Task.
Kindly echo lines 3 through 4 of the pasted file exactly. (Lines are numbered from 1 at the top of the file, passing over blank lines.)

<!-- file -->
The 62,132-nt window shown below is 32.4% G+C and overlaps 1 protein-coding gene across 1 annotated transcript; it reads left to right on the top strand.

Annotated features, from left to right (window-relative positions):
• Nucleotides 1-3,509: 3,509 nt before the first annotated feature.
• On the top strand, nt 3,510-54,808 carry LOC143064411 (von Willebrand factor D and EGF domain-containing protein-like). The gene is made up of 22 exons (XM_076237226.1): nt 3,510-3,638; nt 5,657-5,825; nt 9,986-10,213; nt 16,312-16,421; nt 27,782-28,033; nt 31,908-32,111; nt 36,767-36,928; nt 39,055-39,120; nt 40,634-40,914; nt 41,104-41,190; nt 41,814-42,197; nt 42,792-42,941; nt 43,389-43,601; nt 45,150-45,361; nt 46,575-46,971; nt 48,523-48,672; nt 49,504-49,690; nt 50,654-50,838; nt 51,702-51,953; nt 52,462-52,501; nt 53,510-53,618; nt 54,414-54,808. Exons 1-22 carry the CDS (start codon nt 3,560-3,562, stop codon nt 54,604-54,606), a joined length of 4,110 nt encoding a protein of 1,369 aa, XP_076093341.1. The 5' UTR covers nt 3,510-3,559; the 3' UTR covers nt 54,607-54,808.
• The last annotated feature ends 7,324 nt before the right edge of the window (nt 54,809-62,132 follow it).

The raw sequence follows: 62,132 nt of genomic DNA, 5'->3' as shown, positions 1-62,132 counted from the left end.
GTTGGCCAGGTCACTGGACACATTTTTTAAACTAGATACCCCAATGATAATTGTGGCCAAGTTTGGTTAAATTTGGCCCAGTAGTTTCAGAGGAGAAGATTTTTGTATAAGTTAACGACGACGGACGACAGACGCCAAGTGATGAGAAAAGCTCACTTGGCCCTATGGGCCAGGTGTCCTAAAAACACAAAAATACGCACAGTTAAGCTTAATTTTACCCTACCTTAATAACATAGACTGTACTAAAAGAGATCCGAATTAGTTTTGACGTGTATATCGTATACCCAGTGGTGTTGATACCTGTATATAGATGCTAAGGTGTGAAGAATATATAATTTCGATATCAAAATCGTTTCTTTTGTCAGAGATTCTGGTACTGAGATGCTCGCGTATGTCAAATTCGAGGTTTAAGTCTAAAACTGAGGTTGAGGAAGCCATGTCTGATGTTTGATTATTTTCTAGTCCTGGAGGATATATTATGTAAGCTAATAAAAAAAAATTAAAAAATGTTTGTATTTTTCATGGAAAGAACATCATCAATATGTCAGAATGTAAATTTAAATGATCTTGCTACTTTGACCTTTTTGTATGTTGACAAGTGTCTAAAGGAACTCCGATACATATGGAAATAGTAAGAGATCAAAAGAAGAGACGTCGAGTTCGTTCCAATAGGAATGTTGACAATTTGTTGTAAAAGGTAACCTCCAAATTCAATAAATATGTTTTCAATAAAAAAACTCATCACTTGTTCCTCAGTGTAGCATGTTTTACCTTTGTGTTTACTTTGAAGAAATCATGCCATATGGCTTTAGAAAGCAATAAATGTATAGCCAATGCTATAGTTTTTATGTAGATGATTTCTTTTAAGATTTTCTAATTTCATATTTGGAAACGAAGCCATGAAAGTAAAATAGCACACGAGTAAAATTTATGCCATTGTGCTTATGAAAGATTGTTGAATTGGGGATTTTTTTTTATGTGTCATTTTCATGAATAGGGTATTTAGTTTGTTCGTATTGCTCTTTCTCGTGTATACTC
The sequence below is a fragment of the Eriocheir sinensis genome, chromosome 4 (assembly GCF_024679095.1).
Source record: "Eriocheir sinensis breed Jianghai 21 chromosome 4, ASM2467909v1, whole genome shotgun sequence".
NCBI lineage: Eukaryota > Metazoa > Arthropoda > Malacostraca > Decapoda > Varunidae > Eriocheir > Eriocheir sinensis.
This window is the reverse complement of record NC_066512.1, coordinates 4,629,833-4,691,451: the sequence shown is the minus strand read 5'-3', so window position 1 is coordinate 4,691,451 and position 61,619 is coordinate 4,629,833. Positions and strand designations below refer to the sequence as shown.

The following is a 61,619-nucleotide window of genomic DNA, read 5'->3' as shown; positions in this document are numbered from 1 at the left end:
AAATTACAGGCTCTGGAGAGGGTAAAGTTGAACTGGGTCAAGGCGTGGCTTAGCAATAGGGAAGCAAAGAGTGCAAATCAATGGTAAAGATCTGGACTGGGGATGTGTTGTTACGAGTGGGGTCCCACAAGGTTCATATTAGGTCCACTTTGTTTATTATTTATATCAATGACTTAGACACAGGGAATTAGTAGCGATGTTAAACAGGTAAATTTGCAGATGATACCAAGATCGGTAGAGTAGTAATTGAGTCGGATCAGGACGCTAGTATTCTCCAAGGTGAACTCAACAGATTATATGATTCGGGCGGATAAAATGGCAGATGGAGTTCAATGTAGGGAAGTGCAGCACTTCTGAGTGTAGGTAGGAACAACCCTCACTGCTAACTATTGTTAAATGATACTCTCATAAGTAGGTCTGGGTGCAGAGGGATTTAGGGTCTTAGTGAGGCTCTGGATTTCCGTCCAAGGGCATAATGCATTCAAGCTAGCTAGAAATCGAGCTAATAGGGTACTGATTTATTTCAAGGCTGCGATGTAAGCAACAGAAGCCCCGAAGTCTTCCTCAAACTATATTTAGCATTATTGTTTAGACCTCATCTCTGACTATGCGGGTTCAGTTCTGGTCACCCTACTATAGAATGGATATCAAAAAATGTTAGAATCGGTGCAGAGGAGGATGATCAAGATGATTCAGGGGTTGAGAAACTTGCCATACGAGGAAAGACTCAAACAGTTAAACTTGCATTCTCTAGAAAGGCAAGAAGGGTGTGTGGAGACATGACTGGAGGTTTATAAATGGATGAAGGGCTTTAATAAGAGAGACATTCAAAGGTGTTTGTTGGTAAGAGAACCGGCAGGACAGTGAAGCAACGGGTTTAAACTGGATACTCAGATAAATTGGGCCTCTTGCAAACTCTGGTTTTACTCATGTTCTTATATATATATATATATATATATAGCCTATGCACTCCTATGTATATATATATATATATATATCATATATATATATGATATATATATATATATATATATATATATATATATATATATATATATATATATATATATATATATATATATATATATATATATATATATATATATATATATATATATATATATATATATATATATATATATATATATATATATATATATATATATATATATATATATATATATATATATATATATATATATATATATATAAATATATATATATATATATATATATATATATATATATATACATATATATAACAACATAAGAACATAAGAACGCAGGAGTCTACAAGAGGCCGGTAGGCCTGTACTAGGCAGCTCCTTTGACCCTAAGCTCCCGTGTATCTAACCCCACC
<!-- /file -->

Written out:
• Nucleotides 1-3,509: 3,509 nt before the first annotated feature.
• On the top strand, nt 3,510-54,808 carry LOC143064411 (von Willebrand factor D and EGF domain-containing protein-like). The gene is made up of 22 exons (XM_076237226.1): nt 3,510-3,638; nt 5,657-5,825; nt 9,986-10,213; nt 16,312-16,421; nt 27,782-28,033; nt 31,908-32,111; nt 36,767-36,928; nt 39,055-39,120; nt 40,634-40,914; nt 41,104-41,190; nt 41,814-42,197; nt 42,792-42,941; nt 43,389-43,601; nt 45,150-45,361; nt 46,575-46,971; nt 48,523-48,672; nt 49,504-49,690; nt 50,654-50,838; nt 51,702-51,953; nt 52,462-52,501; nt 53,510-53,618; nt 54,414-54,808. Exons 1-22 carry the CDS (start codon nt 3,560-3,562, stop codon nt 54,604-54,606), a joined length of 4,110 nt encoding a protein of 1,369 aa, XP_076093341.1. The 5' UTR covers nt 3,510-3,559; the 3' UTR covers nt 54,607-54,808.